The best way to root her out is to decide if her jaunt or move has purpose besides “discovering what she’s all about.” If no, tweak with caution until everything she says isn’t a one-liner from the great philosophical internet.

  She is also often a victim of trope number three, so beware. And if she’s ditching her job for Bulgaria in no reason besides she’s always wondered if Bulgaria hides the secret to happiness, careful. You might have this trope on your hands.

1- The begrudgingly-blank teenage girl.

 "Hello, honey!" said overbearing relative character, beaming as she gave me a mama bear hug. She always does that because I’m her golden child even though I constantly backsass her. "How was your day at school."

 ”Uhh, fine mom,” I mumbled, shoving her out of the way. She was in front of the refrigerator. This is the life of a teenager. “Do we have any milk?”

 ”Milk,” said my playful-but-clearly-unhip father, creeping out from the pantry. “I am going to make a sarcastic comment about milk and ruffle your hair, kiddo.”

 ”Ummm, okay,” I said, rolling my eyes. What a hopeless goofball. “Very funny, dad.”

And so on.

 You don’t tend to see this in published teen lit fiction; perhaps there’s a reason for that. Not only is it dull to create a character who goes around saying “umm” and mentally abusing people, it’s also inaccurate. Find the rudest teen queen you can think of, with the most perfect live who rejects it all for angst, and I guarantee you she’s nothing like this character.

 Why?

 For starters, she has a viable personality.

 This is the most forgettable stereotype—the top of the overtly-stereotypical family pyramid— and therefore is the most vital to avoid. Your character needs to have a more complex base than this.

 I don’t care what that base is, but find it. Find it before you figure out your character is an insult-spewing adolescent zombie.

Re: Point 3

  • Don’t use psychopathic/psychotic interchangeably.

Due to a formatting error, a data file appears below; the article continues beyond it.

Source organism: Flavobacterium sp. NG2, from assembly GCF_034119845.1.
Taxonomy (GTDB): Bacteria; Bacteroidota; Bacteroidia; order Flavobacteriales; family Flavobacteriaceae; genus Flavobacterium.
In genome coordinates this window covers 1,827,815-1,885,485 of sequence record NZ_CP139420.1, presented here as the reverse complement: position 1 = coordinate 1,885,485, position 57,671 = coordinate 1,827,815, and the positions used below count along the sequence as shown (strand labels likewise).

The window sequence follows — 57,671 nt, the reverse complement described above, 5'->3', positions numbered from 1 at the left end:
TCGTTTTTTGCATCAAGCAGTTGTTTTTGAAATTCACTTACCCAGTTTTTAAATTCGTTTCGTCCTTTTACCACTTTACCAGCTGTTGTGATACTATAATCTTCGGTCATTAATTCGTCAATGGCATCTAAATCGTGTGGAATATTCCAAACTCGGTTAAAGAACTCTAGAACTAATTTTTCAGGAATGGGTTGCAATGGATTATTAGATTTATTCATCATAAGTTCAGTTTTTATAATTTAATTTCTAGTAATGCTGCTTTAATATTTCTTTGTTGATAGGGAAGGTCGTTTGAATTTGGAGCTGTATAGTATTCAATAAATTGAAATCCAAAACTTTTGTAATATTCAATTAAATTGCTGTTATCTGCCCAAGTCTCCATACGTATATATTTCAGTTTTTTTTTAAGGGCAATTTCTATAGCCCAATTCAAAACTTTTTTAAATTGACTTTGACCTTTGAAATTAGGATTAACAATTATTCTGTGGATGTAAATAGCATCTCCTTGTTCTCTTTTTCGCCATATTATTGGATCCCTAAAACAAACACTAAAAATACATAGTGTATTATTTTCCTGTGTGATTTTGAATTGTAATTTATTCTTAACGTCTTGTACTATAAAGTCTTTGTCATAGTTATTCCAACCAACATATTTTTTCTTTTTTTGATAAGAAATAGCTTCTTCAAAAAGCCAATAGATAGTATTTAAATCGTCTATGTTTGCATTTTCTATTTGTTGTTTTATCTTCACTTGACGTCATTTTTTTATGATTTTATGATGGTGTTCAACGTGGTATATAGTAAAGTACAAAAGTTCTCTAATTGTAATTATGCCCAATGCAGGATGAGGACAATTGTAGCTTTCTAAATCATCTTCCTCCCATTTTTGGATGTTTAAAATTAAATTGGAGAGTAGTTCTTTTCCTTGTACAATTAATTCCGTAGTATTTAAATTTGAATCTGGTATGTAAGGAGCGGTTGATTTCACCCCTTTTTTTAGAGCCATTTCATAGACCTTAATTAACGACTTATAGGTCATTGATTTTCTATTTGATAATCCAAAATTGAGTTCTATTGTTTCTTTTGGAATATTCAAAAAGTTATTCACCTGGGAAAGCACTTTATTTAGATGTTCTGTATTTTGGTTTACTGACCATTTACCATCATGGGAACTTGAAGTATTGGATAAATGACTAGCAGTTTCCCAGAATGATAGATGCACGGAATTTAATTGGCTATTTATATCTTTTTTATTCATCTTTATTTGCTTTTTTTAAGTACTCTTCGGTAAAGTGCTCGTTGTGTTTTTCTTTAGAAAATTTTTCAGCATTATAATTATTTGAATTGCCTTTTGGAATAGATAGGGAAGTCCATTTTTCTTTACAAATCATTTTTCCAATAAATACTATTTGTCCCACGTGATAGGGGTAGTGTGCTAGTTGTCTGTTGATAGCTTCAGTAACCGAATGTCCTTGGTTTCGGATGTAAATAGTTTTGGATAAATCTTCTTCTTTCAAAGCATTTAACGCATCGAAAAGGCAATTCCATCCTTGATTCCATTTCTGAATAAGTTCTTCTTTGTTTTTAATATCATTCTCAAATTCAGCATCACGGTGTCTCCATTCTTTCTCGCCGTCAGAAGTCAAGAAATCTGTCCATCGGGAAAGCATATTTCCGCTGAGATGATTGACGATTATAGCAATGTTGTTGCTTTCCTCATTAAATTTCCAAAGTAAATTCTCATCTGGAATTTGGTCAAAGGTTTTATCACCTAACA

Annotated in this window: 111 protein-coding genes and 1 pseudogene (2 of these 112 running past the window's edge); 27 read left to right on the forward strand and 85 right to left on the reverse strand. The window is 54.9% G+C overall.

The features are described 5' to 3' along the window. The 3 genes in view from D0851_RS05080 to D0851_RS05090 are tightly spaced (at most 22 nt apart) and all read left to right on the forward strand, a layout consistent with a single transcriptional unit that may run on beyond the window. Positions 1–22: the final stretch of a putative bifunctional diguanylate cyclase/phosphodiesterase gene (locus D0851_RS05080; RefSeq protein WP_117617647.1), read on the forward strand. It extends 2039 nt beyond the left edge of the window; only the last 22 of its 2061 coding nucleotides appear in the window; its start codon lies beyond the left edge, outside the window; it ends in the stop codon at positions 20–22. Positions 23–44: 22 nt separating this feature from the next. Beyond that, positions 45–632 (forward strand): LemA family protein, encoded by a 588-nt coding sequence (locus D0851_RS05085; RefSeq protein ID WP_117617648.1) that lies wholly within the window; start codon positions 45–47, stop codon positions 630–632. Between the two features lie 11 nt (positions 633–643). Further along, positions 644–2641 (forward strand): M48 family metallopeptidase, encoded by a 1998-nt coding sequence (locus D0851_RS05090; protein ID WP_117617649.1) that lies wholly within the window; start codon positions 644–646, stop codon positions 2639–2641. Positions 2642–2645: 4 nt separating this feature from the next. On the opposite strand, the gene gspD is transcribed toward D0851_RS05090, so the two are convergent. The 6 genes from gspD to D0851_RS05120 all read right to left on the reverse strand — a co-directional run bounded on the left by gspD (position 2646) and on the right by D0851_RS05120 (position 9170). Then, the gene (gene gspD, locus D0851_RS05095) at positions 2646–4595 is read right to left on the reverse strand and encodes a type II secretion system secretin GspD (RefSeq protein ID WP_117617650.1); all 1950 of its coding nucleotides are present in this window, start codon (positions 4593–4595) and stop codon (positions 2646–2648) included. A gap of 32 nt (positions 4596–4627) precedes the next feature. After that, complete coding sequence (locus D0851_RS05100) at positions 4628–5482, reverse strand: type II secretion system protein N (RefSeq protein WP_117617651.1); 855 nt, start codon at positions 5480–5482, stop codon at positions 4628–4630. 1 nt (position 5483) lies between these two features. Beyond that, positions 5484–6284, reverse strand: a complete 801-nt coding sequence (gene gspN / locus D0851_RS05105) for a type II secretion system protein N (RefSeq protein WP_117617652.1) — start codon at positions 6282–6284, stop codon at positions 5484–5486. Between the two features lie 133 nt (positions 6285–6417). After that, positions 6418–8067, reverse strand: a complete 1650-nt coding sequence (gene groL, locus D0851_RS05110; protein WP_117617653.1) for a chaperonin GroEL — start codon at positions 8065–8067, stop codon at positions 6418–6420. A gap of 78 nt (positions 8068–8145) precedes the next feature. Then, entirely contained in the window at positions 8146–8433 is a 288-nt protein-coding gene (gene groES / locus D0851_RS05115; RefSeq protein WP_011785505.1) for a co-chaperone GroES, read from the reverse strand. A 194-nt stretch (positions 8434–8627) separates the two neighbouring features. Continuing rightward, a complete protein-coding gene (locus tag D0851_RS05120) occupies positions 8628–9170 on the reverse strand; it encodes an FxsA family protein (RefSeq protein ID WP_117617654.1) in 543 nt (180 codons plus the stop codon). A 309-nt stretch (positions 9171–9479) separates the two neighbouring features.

• People with those kinds of personality disorders are people.
  • Manic Pixie Dream Girls do not have the flaws the Point 3 rails against. I believe Point 3 is trying to tell people not to write them, but does not get everything quite right. 
So your robot character has no emotions programmed

the-right-writing:

What does that mean?

  • Hatred is an emotion. No hatred allowed.
  • Same with anger. “No emotions” also means “no negative emotions.”
  • They need a goal programmed in so that they don’t just sit around doing nothing.
  • It’s possible to have “don’t kill people” programmed and also have no emotions programmed.
  • Longing is an emotion.
  • "Emotionally repressed" and "zero emotions" are very different things. The only way they could feel things would be if they got reprogrammed.
compoundchem:

Some pretty cool news: Compound Interest is now a contributing blog to Business Insider! This won’t affect the posts on the main site in any way, it just means that some posts will also feature on Business Insider’s Science page, spreading chemistry funs far and wide. The first post is the first of the chemical warfare graphics from a few days ago (on the Compound Interest site here if you missed it).

compoundchem:

Some pretty cool news: Compound Interest is now a contributing blog to Business Insider! This won’t affect the posts on the main site in any way, it just means that some posts will also feature on Business Insider’s Science page, spreading chemistry funs far and wide. 

The first post is the first of the chemical warfare graphics from a few days ago (on the Compound Interest site here if you missed it).


Costume Designs from Sleeping Beauty by Mary Blair

Costume Designs from Sleeping Beauty by Mary Blair

ellioop:

It’s 5 AM and I’m well batty-fanged, but I’m laughing fit to disturb the neighbours (one hopes). What a delightful list - it’s like Bertie Wooster mainlined acid, cocaine and Viagra and went about struttin’ and naming things as if he were Adam.

Advice/Resources: Winged Armor and General Armor

writing-questions-answered:

So that PoC Writing Advice Blog you wanted….

writingwithcolor:

She’s here!
Writing with Color is ready for your questions on all things written and diverse!
Have a token Black guy on your hands? Need help describing skin tones tastefully? Ready to write about a culture dissimilar to your own? Let us give you a hand.
What we offer:
  • Writing advice/guides
  • Diversity blog series
  • Book recs and reviews
  • Writing feedback services
  • More +++
The ask box is OPEN so come armed with your questions. We’ll be happy to answer them!